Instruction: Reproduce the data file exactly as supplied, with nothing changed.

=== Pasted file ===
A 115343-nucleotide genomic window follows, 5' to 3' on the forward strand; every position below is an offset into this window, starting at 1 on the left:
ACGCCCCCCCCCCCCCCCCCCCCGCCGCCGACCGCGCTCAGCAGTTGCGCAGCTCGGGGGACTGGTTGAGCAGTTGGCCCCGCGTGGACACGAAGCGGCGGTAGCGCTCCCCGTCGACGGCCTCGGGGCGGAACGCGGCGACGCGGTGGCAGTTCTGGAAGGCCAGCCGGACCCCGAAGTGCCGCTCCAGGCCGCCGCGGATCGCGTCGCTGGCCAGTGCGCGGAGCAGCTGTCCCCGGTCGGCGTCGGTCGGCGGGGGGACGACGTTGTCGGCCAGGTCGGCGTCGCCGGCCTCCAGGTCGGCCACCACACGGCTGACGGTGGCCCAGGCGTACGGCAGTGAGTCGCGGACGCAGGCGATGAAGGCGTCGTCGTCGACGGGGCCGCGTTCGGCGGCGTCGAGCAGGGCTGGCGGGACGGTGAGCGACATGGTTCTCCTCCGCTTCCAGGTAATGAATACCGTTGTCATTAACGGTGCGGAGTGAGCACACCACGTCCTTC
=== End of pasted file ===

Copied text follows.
A 115343-nucleotide genomic window follows, 5' to 3' on the forward strand; every position below is an offset into this window, starting at 1 on the left:
ACGCCCCCCCCCCCCCCCCCCCCGCCGCCGACCGCGCTCAGCAGTTGCGCAGCTCGGGGGACTGGTTGAGCAGTTGGCCCCGCGTGGACACGAAGCGGCGGTAGCGCTCCCCGTCGACGGCCTCGGGGCGGAACGCGGCGACGCGGTGGCAGTTCTGGAAGGCCAGCCGGACCCCGAAGTGCCGCTCCAGGCCGCCGCGGATCGCGTCGCTGGCCAGTGCGCGGAGCAGCTGTCCCCGGTCGGCGTCGGTCGGCGGGGGGACGACGTTGTCGGCCAGGTCGGCGTCGCCGGCCTCCAGGTCGGCCACCACACGGCTGACGGTGGCCCAGGCGTACGGCAGTGAGTCGCGGACGCAGGCGATGAAGGCGTCGTCGTCGACGGGGCCGCGTTCGGCGGCGTCGAGCAGGGCTGGCGGGACGGTGAGCGACATGGTTCTCCTCCGCTTCCAGGTAATGAATACCGTTGTCATTAACGGTGCGGAGTGAGCACACCACGTCCTTC